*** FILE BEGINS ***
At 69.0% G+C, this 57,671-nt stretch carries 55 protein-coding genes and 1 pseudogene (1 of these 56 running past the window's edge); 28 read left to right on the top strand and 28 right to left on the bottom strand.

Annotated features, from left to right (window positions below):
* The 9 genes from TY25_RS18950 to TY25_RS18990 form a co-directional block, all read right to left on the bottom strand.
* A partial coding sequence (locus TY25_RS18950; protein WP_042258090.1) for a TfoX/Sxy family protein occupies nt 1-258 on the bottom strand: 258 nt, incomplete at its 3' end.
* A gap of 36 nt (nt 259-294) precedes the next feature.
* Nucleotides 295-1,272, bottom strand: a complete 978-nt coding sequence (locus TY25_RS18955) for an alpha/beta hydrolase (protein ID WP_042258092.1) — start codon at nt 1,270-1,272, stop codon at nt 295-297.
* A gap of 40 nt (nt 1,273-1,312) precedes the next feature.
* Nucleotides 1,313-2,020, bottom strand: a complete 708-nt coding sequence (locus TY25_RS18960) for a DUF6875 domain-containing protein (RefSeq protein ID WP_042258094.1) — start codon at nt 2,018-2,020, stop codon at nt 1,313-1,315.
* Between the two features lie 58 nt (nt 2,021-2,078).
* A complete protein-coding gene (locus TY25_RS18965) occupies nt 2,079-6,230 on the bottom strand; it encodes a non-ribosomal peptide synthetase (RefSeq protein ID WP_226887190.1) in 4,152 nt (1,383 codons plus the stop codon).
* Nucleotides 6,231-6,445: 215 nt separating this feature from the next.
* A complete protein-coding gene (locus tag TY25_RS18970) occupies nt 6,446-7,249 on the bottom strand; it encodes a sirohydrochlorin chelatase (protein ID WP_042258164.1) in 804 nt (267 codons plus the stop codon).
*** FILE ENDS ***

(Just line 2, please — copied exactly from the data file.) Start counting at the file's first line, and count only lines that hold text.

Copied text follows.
Annotated features, from left to right (window positions below):